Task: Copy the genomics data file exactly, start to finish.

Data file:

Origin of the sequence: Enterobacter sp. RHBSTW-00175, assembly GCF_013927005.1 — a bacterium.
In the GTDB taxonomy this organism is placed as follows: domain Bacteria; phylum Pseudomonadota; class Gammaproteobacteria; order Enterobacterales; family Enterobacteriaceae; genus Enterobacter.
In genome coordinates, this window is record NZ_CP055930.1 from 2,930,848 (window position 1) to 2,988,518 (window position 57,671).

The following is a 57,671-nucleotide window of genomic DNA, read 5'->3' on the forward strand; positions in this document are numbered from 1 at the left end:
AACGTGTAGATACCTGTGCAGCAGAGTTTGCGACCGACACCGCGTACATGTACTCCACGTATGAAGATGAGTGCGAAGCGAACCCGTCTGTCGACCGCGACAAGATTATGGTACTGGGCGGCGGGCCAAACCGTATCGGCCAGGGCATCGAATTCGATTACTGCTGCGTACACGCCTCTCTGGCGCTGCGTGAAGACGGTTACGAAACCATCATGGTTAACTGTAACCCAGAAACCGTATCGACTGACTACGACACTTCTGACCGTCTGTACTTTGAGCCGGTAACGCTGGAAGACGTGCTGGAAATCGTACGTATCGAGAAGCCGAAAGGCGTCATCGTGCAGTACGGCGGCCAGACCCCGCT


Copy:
Origin of the sequence: Enterobacter sp. RHBSTW-00175, assembly GCF_013927005.1 — a bacterium.
In the GTDB taxonomy this organism is placed as follows: domain Bacteria; phylum Pseudomonadota; class Gammaproteobacteria; order Enterobacterales; family Enterobacteriaceae; genus Enterobacter.
In genome coordinates, this window is record NZ_CP055930.1 from 2,930,848 (window position 1) to 2,988,518 (window position 57,671).

The following is a 57,671-nucleotide window of genomic DNA, read 5'->3' on the forward strand; positions in this document are numbered from 1 at the left end:
AACGTGTAGATACCTGTGCAGCAGAGTTTGCGACCGACACCGCGTACATGTACTCCACGTATGAAGATGAGTGCGAAGCGAACCCGTCTGTCGACCGCGACAAGATTATGGTACTGGGCGGCGGGCCAAACCGTATCGGCCAGGGCATCGAATTCGATTACTGCTGCGTACACGCCTCTCTGGCGCTGCGTGAAGACGGTTACGAAACCATCATGGTTAACTGTAACCCAGAAACCGTATCGACTGACTACGACACTTCTGACCGTCTGTACTTTGAGCCGGTAACGCTGGAAGACGTGCTGGAAATCGTACGTATCGAGAAGCCGAAAGGCGTCATCGTGCAGTACGGCGGCCAGACCCCGCT